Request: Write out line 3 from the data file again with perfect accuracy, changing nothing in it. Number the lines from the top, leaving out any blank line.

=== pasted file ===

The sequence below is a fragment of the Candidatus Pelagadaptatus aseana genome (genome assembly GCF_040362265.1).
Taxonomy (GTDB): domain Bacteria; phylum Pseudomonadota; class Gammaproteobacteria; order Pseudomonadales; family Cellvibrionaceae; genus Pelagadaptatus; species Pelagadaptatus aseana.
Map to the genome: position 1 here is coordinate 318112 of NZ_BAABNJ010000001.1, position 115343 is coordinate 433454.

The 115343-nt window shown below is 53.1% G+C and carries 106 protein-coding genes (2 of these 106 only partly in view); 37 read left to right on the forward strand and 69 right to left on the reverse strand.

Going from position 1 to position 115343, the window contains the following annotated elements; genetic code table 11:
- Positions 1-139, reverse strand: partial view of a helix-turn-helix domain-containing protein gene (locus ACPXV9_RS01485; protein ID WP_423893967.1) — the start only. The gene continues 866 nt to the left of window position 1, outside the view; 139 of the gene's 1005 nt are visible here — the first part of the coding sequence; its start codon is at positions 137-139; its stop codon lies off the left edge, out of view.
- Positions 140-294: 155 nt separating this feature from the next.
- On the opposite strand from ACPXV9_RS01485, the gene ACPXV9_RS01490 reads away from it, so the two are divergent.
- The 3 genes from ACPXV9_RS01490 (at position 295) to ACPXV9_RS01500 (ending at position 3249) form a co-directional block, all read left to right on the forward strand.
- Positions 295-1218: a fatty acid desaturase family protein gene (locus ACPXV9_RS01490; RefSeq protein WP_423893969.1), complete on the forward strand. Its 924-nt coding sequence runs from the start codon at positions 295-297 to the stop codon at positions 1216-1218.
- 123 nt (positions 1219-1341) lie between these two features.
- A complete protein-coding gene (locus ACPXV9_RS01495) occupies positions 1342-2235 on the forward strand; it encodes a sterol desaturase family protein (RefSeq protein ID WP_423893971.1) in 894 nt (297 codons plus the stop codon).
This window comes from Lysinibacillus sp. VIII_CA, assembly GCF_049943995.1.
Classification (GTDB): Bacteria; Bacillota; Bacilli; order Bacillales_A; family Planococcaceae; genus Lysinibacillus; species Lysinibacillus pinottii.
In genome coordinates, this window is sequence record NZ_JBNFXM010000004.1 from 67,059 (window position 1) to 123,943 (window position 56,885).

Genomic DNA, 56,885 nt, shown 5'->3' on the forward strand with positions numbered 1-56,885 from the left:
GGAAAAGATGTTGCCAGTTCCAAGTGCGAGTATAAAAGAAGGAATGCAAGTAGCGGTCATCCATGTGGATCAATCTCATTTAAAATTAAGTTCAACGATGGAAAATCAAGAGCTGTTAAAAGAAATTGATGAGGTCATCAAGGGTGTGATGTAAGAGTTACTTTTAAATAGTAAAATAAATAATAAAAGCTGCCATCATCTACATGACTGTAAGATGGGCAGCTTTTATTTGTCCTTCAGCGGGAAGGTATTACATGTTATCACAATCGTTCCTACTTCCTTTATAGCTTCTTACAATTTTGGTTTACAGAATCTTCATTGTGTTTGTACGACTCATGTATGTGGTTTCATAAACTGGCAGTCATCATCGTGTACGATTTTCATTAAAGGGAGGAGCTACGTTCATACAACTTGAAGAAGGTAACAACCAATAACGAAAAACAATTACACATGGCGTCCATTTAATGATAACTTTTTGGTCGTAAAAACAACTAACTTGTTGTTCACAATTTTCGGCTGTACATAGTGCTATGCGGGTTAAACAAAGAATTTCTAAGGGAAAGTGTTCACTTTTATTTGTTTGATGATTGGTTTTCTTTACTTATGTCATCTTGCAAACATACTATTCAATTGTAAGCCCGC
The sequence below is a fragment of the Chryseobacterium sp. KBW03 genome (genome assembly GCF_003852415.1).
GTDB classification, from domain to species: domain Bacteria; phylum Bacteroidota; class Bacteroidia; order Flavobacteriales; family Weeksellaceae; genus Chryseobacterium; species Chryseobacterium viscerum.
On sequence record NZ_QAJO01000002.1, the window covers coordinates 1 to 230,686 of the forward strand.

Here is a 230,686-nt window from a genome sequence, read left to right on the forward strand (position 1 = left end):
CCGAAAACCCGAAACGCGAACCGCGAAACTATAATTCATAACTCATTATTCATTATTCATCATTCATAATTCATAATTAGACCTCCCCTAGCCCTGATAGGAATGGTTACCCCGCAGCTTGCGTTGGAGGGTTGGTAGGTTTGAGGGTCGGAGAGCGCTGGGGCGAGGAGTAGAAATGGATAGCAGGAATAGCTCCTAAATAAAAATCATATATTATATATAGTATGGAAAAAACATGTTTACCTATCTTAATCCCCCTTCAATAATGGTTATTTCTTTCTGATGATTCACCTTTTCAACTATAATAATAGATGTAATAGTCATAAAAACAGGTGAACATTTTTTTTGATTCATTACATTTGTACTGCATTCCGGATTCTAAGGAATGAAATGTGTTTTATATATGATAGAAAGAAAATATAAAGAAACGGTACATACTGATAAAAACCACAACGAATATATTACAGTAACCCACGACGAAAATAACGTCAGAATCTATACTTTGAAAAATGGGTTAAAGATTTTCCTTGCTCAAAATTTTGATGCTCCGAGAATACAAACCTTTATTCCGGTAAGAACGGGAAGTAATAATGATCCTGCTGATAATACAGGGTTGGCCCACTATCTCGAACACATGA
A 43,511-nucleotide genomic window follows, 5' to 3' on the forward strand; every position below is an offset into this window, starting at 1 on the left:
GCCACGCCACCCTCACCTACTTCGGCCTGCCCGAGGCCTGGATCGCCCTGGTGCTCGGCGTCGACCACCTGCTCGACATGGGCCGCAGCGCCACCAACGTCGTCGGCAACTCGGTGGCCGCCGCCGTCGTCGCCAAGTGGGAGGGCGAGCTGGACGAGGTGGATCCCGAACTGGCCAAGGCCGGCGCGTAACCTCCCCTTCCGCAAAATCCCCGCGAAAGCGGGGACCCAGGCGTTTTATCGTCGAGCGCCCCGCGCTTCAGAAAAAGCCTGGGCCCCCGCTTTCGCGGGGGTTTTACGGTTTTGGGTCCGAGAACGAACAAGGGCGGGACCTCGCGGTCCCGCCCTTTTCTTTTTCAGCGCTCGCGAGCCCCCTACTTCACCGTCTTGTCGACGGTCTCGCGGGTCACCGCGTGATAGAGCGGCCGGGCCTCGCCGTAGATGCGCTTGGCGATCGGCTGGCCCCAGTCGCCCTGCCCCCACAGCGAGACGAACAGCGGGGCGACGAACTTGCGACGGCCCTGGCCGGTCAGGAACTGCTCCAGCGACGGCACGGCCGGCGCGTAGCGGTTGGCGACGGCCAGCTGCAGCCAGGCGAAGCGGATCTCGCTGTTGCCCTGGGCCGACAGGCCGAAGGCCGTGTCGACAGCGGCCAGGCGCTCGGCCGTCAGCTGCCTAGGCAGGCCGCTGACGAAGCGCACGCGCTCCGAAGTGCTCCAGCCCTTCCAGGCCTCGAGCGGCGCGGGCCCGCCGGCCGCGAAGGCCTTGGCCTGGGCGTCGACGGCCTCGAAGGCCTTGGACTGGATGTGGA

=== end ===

Map to the genome: position 1 here is coordinate 318112 of NZ_BAABNJ010000001.1, position 115343 is coordinate 433454.